Canadian Consumers Look Forward to Relief from High New Car Dealership Repair Costs, States CARE & AAIA
ALEXANDRIA, Va., May 14 /PRNewswire-USNewswire/ -- Canada's House of Parliament boldly voted to give its motoring consumers and small businesses relief by overwhelmingly passing its Right to Repair Act, C-273, in a vote of 247 to 18. "Although Canada's consumers and businesses must still wait for the legislation to go through several more phases before it becomes law, the House of Parliament chose to help consumers overcome the high costs of new car dealership repairs by allowing them to have a choice of where, how and by whom to have their vehicles repaired," stated Ray Pohlman, president, The Coalition for Auto Repair Equality (CARE).
Canada's first vote follows a pro-consumer precedent set by the European Union (EU) almost two years ago, when the EU passed its Right to Repair Act. "It's obvious that although the car companies continue to insist that repair information and problems are not a problem and don't exist, except in the minds of the independent repairers, the problem exists not only in the United States, but globally," continued Pohlman.
The reasons for the Motor Vehicle Owners' Right to Repair Act continue to remain and grow. Vehicles that are 1994 and newer are equipped with computers that control the repair and service information on most of the vehicles' systems, including, but not limited to: air bags, brakes, ignition keys and systems, check engine light, tire pressure, oil changes, electronics and steering mechanisms
The only way for motorists to have these systems and their "entire" vehicle repaired and parts replaced is to return to the new car dealerships. This has created a safety hazard for those who need immediate repairs but may not be near the new car dealership or ANY new car dealerships, hurts low and fixed income motorists, hurts fuel efficiency, cleaner air and jobs.
Aaron Lowe, vice president, Government Affairs for the Automotive Aftermarket Industry Association (AAIA), said, "We are pleased to see that the Canadian Parliament has taken action to ensure that its car owners can have access to a competitive vehicle repair market. We hope that the U.S. Congress will follow this lead and enact the Motor Vehicle Owners' Right to Repair Act, as soon as possible."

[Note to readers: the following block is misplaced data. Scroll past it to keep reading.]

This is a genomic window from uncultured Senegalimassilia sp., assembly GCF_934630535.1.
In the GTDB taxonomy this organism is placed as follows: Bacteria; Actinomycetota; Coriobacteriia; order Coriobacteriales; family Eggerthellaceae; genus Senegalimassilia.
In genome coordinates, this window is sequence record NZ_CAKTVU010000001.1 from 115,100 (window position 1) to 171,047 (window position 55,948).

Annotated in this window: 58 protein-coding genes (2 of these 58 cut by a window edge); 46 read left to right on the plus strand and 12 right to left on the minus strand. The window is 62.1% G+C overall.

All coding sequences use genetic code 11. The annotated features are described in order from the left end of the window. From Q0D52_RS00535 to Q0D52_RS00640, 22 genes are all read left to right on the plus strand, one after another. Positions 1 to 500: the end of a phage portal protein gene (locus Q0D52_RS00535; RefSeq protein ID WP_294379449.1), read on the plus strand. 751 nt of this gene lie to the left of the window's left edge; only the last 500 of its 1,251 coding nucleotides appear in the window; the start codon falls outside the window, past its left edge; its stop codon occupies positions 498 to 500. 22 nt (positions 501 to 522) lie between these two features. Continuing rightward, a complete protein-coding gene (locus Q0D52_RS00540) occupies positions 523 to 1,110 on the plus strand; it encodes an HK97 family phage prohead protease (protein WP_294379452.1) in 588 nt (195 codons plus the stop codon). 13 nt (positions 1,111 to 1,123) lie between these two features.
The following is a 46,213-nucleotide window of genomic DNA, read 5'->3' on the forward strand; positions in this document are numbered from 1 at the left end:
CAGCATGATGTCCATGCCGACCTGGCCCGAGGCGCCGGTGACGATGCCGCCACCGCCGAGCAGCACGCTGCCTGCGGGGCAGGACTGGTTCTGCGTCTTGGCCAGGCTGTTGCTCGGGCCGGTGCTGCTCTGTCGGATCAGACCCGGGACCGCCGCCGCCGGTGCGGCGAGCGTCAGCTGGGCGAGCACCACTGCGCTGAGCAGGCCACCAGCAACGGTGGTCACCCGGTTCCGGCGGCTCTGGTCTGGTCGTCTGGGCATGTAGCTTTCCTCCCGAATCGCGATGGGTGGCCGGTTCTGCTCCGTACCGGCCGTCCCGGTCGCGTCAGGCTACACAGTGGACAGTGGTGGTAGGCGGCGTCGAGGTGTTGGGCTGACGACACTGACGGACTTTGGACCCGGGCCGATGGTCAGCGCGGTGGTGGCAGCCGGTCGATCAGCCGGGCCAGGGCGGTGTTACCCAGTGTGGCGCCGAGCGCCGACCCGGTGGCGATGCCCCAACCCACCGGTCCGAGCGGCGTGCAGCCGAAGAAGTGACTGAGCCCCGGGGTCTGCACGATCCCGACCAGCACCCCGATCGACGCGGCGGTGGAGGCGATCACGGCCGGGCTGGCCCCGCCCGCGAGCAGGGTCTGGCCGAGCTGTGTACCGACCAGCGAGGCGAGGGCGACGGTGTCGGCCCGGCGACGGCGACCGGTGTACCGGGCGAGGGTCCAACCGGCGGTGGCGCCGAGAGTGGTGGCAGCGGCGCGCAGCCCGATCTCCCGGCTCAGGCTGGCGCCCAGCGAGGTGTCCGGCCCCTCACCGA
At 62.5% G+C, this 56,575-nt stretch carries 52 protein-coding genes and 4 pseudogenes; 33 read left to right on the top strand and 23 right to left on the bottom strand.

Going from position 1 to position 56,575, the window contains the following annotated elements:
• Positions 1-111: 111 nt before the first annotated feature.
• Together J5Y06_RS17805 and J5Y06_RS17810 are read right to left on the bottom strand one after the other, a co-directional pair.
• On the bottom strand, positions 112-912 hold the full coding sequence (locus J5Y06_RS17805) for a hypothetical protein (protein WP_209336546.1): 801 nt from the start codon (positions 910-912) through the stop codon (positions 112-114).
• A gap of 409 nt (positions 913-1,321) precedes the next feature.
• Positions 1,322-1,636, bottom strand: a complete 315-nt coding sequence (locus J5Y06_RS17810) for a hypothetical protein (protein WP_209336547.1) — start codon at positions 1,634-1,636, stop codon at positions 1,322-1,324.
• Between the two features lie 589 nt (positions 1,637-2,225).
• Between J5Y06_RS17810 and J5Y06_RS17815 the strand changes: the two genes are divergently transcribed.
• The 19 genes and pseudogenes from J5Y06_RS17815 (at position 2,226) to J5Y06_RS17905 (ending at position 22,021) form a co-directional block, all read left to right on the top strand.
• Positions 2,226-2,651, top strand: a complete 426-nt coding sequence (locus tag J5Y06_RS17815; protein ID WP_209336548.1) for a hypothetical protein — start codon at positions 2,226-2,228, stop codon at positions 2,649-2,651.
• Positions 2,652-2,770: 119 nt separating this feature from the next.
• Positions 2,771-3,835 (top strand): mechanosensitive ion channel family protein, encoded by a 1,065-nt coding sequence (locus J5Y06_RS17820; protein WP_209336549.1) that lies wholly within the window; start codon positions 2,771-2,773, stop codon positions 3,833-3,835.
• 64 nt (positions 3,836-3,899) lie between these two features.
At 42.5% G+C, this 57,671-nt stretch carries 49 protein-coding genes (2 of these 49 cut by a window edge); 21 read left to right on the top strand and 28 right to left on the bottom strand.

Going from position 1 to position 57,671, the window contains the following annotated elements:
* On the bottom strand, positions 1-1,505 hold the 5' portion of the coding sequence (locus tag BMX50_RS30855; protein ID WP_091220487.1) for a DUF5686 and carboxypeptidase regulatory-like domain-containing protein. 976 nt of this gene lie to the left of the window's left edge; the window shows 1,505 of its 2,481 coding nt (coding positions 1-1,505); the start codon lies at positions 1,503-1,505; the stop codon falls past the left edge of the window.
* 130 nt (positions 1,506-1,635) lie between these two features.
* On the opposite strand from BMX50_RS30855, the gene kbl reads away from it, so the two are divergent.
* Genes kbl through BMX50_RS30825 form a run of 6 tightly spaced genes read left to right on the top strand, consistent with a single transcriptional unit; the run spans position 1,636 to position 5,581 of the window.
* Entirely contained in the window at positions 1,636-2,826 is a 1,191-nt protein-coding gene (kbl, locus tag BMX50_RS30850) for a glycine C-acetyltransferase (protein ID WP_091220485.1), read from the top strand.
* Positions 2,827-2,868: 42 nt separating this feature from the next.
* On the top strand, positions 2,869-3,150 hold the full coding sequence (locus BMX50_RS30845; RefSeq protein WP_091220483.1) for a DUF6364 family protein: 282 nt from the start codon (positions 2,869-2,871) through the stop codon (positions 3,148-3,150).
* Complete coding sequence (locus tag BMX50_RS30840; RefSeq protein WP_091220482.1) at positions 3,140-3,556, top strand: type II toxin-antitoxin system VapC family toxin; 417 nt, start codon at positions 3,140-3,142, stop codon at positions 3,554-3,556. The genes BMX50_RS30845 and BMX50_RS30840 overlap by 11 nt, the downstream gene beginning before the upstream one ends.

According to a release by the Automotive Industries Association of Canada (AIA), last week, after years of stalling, car manufacturers signed a 'letter of intent' for a voluntary agreement, but Parliament recognized this as a delaying tactic that did not provide a credible alternative. The industry needs to move forward with a permanent and universal solution that is more than just a promissory note.
Marc Brazeau, president of AIA Canada, said, "Passage of bill C-273 is crucial to protecting jobs in Canada's automotive industry (aftermarket) and ensuring consumers have a right to repair their vehicle at their place of choice."
Car companies' associations in the United States signed a similar 'letter of intent' in 2002, promising to release repair information. This was also viewed by many in the States as a stalling tactic since the aftermarket continues to wait for all of the repair information to fully repair vehicles. "As vehicles become even more computerized and car dealerships continue to close due the economy, motoring consumers need immediate relief. It's time for the U.S. Congress to come into line with other nations and pass HR 2057, The Motor Vehicle Owners' Right to Repair Act," concluded Pohlman.
The U.S. aftermarket employs five million people nationwide in over 495,000 locations, including "mom and pop" shops. The Right to Repair Act in the U.S. Congress can be followed at www.righttorepair.org.
SOURCE Coalition for Auto Repair Equality